Book Review: Naked Calories
Meet the Caltons – Mira and Jayson. They are two very fascinating individuals who spent 6 years travelling the world researching health and nutrition. Now that they’re back in the US, they are trying to alert the world to the dire epidemic of micronutrient deficiency.
Naked Calories is the first part of their solution to this growing world-wide problem.
To take a quick step back, most people know micronutrients by the names ‘vitamins’ and ‘minerals.’ Although we’ve all heard that vitamins and minerals are important, most of us have spent our lives focusing on macronutrients – such as carbohydrates, proteins, and fats – and we often forget that our body is extremely complex and requires a wealth of micronutrients. The first part of Naked Calories helpfully reminds us that we really do need sufficient amounts of a lot of vitamins and minerals in order to avoid potentially serious health problems. Even if you think you might be taking in sufficient amounts, there are so many ways in which these essential micronutrients can become depleted, many of them things I know I do often (like not sleeping enough, stressing at work, and having that glass of wine with dinner).
Personally, I became acutely aware of micronutrient deficiencies a few years ago when, during a routine checkup, I found out that my Vitamin D levels were seriously low. Like most people in that situation, I started taking a multivitamin (along with high doses of vitamin D), but I gave little or no consideration to how well the supplements would work.
Naked Calories really opened my eyes to the issue of multivitamins and supplements not necessarily working in all the ways we want them to (although I did regain normal levels of vitamin D 6 months later). The Caltons raise very critical questions, such as “Am I actually absorbing that 1000% RDA of vitamin C my multivitamin claims to have?” and “Are some micronutrients in my multivitamin preventing other micronutrients from being absorbed?” These are just some of the questions the book poses and addresses.
I’ve found from talking to people recently about micronutrients and supplements that people either love supplements or hate them. Some people – one of my friends, in particular – refuse to take vitamin pills. She claims that we absorb very little from vitamin pills and that it’s much better to get all your nutrients from whole foods.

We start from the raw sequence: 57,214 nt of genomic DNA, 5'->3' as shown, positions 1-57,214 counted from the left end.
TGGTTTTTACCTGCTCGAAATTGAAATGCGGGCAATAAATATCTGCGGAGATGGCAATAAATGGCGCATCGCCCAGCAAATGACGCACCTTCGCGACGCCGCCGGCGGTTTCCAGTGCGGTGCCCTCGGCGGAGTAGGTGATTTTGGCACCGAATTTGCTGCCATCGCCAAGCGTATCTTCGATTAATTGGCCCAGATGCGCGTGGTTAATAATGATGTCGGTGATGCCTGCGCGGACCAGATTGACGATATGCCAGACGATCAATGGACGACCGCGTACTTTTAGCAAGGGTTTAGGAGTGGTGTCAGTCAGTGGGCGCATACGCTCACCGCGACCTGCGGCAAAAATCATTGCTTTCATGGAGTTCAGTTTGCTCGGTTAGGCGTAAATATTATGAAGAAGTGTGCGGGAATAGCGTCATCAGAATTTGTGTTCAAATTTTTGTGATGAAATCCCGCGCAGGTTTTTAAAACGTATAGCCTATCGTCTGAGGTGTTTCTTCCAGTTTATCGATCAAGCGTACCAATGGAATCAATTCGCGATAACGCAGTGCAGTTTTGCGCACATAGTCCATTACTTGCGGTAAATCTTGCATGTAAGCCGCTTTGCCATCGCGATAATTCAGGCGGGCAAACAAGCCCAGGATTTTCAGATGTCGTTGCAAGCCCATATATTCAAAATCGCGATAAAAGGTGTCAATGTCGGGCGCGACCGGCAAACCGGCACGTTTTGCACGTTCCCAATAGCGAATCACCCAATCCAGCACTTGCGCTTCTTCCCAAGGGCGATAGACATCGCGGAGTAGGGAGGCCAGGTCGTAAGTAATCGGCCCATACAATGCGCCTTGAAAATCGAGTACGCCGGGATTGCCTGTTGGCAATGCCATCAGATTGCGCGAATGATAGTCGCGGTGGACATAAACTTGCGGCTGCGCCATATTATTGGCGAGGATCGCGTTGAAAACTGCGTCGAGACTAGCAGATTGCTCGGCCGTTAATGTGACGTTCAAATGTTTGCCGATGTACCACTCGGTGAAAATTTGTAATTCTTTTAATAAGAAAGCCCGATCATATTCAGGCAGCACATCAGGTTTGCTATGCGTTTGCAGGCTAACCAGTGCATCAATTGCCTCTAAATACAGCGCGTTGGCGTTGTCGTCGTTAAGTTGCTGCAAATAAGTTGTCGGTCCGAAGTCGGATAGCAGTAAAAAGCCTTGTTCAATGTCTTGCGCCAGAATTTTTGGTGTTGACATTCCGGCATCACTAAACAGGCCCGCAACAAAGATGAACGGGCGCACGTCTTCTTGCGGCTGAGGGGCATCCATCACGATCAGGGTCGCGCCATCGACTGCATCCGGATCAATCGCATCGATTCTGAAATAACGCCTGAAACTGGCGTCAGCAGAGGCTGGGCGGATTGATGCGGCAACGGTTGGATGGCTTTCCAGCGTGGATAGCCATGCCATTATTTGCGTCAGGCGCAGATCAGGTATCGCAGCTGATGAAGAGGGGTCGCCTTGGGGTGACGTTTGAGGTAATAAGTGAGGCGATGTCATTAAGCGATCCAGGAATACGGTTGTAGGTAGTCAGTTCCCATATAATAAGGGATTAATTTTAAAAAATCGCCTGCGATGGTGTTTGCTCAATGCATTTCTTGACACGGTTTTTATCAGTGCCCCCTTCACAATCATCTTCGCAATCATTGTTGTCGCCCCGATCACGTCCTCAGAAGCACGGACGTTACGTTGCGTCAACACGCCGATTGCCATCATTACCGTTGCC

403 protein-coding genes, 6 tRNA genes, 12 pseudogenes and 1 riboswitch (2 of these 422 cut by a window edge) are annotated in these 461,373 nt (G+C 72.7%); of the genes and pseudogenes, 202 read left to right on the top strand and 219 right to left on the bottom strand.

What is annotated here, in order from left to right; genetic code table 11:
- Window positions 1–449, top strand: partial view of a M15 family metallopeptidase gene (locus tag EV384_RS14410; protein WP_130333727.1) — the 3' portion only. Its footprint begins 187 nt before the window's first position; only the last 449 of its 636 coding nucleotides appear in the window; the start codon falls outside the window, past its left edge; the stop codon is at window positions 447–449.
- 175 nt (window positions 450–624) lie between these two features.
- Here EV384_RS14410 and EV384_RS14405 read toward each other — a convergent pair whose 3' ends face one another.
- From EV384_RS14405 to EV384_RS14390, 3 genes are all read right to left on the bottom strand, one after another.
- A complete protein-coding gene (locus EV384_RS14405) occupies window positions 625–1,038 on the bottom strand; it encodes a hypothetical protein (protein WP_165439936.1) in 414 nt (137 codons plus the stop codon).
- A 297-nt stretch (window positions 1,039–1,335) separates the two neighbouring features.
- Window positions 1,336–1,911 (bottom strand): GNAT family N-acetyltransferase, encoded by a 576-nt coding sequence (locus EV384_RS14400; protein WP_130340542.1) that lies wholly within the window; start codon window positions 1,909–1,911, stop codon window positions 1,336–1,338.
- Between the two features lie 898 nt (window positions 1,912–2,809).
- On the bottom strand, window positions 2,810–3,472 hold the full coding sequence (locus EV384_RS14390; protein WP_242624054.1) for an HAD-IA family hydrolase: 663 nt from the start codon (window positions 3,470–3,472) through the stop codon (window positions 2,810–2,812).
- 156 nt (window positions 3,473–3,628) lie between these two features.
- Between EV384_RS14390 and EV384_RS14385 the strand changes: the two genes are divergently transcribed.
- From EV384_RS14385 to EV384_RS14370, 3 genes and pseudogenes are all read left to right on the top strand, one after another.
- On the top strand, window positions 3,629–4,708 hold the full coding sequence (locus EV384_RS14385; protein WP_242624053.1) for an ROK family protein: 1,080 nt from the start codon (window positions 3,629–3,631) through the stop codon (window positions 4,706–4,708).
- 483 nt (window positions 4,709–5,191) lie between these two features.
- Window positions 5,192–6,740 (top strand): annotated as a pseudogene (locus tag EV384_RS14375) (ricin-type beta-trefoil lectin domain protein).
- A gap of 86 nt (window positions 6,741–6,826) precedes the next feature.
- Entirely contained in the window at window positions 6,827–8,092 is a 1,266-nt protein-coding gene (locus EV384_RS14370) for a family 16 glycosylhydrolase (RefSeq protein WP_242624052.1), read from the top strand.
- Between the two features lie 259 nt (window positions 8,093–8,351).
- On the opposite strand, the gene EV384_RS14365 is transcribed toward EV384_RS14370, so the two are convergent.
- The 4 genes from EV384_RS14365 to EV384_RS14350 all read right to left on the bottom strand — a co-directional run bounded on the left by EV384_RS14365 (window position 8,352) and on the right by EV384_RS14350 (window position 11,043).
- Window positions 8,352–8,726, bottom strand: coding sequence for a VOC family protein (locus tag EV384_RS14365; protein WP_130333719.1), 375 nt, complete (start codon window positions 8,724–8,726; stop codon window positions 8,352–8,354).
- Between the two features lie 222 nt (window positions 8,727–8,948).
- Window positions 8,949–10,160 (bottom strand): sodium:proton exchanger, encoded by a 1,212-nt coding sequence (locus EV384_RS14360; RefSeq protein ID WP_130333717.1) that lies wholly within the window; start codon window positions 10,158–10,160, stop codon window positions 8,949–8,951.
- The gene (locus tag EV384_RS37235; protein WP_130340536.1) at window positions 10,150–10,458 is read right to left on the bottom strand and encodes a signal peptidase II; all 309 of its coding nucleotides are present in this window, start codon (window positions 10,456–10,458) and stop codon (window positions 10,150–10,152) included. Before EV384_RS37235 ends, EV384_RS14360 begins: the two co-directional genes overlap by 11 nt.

I wholeheartedly agree with her regarding the fact that we should try to eat whole foods whenever possible, but I also think we should take supplements if we’ve got a micronutrient deficiency (like I did with Vitamin D). Naked Calories goes a step further and points out that getting ideal amounts of micronutrients is pretty much impossible from our food alone. We would need to consume over 20,000 calories per day on most diet plans in order to achieve this – something that we are all unlikely to be able to do, even if we wanted to!
At some point, all of this starts to seem a little like a lose-lose situation. On one hand, if you are taking a vitamin supplement, it might not be working as well as it should. On the other hand, if you are not taking any supplements, then you’re definitely missing out on some essential nutrients. That brings me to the best part about this book….
The Caltons actually provide us with a solution. Naked Calories doesn’t describe this solution in great detail, but if you visit their website, you’ll see that Mira and Jayson have actually developed a multivitamin that solves all of the problems they detail in their book, such as absorption issues and competition between micronutrients.
Of course, everything can be improved, and my main gripe with Naked Calories is that I would have liked to have read more about the Calton Project, their 6 year around-the-world trip visiting indigenous populations and learning more about nutrition and health from a variety of cultural perspectives. Perhaps we will hear more about this in their coming books (Naked Calories is the first of a trilogy, and Mira tells me that their second book will be coming out in October).
Have you read Naked Calories or have you tried Nutreince? If so, let me know what you think below.
Disclaimer: I received a copy of this book for free for review purposes. I received no other compensation, and this review is based on my own opinion. Note that some links on this page (and throughout this website) are affiliate links.